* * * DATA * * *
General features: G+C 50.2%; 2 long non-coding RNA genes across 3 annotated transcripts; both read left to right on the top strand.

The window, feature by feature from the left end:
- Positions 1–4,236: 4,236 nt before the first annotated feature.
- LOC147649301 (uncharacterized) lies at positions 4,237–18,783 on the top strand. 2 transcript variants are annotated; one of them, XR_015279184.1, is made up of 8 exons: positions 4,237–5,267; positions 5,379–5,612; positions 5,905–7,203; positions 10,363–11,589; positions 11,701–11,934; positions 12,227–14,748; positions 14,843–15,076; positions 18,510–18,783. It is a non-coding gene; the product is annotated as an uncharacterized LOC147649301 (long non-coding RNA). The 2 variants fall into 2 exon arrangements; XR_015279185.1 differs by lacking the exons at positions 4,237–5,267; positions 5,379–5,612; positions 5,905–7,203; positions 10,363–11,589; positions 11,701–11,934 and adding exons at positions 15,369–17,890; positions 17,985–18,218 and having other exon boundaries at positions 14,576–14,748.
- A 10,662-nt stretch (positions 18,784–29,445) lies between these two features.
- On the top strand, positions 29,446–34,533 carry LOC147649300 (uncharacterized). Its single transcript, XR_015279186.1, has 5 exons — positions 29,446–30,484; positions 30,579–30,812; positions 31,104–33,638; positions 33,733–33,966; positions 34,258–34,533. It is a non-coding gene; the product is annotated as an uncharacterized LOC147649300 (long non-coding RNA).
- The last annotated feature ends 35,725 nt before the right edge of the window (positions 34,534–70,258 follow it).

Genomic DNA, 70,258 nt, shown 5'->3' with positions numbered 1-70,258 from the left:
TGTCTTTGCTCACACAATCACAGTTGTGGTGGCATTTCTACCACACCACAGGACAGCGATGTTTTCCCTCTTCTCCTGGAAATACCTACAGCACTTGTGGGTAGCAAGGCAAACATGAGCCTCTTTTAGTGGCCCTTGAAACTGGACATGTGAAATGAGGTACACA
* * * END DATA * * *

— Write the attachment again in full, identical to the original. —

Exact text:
General features: G+C 50.2%; 2 long non-coding RNA genes across 3 annotated transcripts; both read left to right on the top strand.

The window, feature by feature from the left end:
- Positions 1–4,236: 4,236 nt before the first annotated feature.
- LOC147649301 (uncharacterized) lies at positions 4,237–18,783 on the top strand. 2 transcript variants are annotated; one of them, XR_015279184.1, is made up of 8 exons: positions 4,237–5,267; positions 5,379–5,612; positions 5,905–7,203; positions 10,363–11,589; positions 11,701–11,934; positions 12,227–14,748; positions 14,843–15,076; positions 18,510–18,783. It is a non-coding gene; the product is annotated as an uncharacterized LOC147649301 (long non-coding RNA). The 2 variants fall into 2 exon arrangements; XR_015279185.1 differs by lacking the exons at positions 4,237–5,267; positions 5,379–5,612; positions 5,905–7,203; positions 10,363–11,589; positions 11,701–11,934 and adding exons at positions 15,369–17,890; positions 17,985–18,218 and having other exon boundaries at positions 14,576–14,748.
- A 10,662-nt stretch (positions 18,784–29,445) lies between these two features.
- On the top strand, positions 29,446–34,533 carry LOC147649300 (uncharacterized). Its single transcript, XR_015279186.1, has 5 exons — positions 29,446–30,484; positions 30,579–30,812; positions 31,104–33,638; positions 33,733–33,966; positions 34,258–34,533. It is a non-coding gene; the product is annotated as an uncharacterized LOC147649300 (long non-coding RNA).
- The last annotated feature ends 35,725 nt before the right edge of the window (positions 34,534–70,258 follow it).

Genomic DNA, 70,258 nt, shown 5'->3' with positions numbered 1-70,258 from the left:
TGTCTTTGCTCACACAATCACAGTTGTGGTGGCATTTCTACCACACCACAGGACAGCGATGTTTTCCCTCTTCTCCTGGAAATACCTACAGCACTTGTGGGTAGCAAGGCAAACATGAGCCTCTTTTAGTGGCCCTTGAAACTGGACATGTGAAATGAGGTACACA